SHERYLL CASHIN: It's true that you have a lot of large school districts with concentrated poverty in the center.
But there are innovations out there. I go back to the Sheff example. Many of the suburbs surrounding Hartford have said, we will take a certain number of kids to come into our school. There are — there's the METCO program in Boston. So there's cross-district solutions.
There are also innovations that you can do in terms of changing the finance system. Why is it? We haven't — we haven't really tried this many places, but why is it that states require schools to be funded based on property taxes?
GWEN IFILL: Final question.
Cheryl Brown Henderson, since your life span and your — your arc of your life has traced Brown v. Board, I want to know whether, on the 60th anniversary, you find yourself optimistic or pessimistic about where we are now.
CHERYL BROWN HENDERSON: No, I'm optimistic, because Brown what did, I think, above all else, it was dismantled, the legal framework for any kind of discrimination, whether it was against women or people with disabilities or whatever. I mean, it did a huge thing for this nation.
So I try to look at it that way, because it was all about opportunity, and it succeeded when it comes to that. It opened the doors for the legal cases and the legislation that came after. So I'm optimistic.
What we didn't do that I would love to see us do in terms of being optimistic was to have some sort of reconciliation. I look at Nelson Mandela and what happened in South Africa. It was amazing. But where's the courage here to have that kind of reconciliation panel and that real dialogue?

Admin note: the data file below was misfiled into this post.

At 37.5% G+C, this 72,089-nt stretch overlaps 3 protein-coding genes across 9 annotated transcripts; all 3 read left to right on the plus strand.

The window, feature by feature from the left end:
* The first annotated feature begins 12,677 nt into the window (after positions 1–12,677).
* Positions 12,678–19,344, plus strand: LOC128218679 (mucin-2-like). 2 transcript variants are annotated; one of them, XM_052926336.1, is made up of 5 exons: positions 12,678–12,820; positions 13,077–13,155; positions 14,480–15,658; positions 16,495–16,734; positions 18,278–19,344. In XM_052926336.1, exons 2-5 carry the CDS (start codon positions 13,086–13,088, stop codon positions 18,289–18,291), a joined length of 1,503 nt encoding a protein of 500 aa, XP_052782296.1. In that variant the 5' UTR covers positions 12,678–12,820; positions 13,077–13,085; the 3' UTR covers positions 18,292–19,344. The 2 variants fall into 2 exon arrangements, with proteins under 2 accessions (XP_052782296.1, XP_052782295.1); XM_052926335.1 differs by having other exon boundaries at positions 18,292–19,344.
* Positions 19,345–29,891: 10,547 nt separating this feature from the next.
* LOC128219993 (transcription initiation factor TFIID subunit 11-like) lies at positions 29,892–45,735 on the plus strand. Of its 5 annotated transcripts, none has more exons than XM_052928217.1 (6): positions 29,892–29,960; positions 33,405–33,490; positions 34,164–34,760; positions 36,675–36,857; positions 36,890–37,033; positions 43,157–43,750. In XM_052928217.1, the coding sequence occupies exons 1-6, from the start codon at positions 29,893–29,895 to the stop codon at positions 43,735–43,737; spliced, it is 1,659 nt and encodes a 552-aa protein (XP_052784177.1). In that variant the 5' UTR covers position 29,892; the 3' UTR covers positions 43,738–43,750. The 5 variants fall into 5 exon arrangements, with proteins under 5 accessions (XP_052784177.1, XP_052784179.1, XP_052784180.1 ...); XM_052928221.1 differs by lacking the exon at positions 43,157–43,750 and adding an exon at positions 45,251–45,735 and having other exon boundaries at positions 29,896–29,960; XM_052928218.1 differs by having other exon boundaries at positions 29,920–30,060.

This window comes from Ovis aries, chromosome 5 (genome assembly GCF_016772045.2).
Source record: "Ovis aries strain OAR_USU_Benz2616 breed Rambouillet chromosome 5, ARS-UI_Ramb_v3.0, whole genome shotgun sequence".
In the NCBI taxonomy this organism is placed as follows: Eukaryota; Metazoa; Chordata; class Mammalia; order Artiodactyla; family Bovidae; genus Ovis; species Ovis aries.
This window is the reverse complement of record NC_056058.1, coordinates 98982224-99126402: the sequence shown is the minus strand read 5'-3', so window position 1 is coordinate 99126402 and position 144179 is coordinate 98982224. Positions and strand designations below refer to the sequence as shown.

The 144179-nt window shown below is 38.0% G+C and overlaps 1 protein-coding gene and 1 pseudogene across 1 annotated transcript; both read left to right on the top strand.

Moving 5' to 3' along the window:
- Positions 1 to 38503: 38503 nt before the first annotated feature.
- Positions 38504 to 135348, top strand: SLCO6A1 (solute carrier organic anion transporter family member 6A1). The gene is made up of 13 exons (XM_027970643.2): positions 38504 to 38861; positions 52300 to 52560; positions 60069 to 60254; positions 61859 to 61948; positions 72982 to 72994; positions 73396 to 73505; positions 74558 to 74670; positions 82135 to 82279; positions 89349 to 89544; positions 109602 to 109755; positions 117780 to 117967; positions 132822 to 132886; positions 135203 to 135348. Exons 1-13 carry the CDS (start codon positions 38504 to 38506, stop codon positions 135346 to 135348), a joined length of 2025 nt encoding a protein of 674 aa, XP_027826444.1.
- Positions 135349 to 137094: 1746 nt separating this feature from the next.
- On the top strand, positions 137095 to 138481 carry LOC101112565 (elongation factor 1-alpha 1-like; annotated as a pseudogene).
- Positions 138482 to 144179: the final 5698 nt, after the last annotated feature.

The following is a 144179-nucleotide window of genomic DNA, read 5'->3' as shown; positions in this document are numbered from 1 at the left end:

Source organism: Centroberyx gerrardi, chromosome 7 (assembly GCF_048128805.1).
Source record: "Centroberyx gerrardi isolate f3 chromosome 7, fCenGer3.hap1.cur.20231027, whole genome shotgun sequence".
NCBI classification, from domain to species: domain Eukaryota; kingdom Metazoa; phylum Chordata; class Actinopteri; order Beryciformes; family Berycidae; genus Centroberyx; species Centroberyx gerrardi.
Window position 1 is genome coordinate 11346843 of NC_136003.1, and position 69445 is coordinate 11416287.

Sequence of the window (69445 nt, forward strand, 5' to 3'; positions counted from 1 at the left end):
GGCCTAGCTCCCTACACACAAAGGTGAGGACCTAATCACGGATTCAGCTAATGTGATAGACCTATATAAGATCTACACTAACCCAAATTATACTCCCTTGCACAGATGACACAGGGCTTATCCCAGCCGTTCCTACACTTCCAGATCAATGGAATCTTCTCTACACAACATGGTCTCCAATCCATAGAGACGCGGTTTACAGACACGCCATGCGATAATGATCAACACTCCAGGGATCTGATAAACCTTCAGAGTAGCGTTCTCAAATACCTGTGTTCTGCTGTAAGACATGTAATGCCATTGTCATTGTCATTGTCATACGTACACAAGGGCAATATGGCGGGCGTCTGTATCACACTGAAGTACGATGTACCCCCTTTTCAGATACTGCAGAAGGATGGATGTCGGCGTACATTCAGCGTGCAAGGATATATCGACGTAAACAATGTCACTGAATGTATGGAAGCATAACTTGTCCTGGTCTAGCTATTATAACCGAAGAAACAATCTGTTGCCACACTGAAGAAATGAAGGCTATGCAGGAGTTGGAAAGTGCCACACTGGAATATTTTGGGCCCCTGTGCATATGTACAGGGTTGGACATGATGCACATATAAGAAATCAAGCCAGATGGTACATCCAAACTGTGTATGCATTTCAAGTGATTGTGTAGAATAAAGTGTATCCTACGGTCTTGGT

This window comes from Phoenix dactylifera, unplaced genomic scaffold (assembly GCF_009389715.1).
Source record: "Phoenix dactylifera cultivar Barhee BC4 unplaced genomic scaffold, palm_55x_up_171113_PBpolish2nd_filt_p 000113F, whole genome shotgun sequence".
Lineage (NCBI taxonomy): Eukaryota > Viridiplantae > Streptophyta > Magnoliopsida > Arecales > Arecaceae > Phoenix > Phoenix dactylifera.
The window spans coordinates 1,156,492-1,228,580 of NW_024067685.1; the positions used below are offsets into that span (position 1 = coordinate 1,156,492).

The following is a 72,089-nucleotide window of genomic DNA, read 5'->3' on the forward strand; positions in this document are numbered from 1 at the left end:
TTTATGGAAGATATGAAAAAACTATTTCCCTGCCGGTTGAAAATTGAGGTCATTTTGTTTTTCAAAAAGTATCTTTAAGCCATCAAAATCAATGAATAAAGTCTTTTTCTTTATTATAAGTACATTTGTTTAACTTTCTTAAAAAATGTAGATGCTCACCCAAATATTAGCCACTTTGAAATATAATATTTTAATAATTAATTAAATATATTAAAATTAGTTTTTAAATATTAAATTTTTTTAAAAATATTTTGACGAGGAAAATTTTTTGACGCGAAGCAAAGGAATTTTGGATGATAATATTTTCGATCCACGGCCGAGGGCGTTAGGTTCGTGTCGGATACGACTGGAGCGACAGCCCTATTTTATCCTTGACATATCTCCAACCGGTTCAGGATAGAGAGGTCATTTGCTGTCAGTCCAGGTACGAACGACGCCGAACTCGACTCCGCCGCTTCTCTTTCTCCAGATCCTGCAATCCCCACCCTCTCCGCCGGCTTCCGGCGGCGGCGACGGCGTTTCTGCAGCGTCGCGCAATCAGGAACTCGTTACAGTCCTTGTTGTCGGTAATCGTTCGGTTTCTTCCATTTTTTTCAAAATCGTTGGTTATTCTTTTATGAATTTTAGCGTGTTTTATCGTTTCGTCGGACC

After Brown v. Board, we missed a huge opportunity, I think. I taught school in the '70s. And I taught at one of the schools that had been segregated, where my mother had gone, where my sisters had gone. And then their kids had gone there post-Brown and I taught there post-Brown.
But what I discovered is that the white, my white colleagues didn't want to be there. It was still 95 percent African-American. So we missed an opportunity to really sit our educators down and talk about reconciliation, talk about their jobs, talk about children being children, talk about education as a value and they being charged with the responsibility of imparting that education.
Deliberate means slow. So why are we even pondering? Why are people — why we still dragging our feet, when they put that word in the decision? Why that word, when it means painstakingly slow? The only thing that scares me, too, is when you look at parents involved in community schools back in 2004, and the Supreme Court ruled against them. That was voluntary.
So if people are going to come along, challenge voluntary programs, and have a court that would strike down those voluntary programs, that's frightening to me.
GWEN IFILL: Well, one of the things we can do is keep looking backward and forward as we acknowledge these series of anniversaries we have been doing the last year or so.
Cheryl Brown Henderson, Ron Brownstein, Sheryll Cashin, and Catherine Lhamon, thank you all so much for a great conversation.
RON BROWNSTEIN: Thank you.
SHERYLL CASHIN: Thank you.
CATHERINE LHAMON: Thank you.
JUDY WOODRUFF: Online, we have a tale of two city high schools only four miles apart, one a vibrant model for diversity, and the other isolated by race and poverty. That's on our Education page.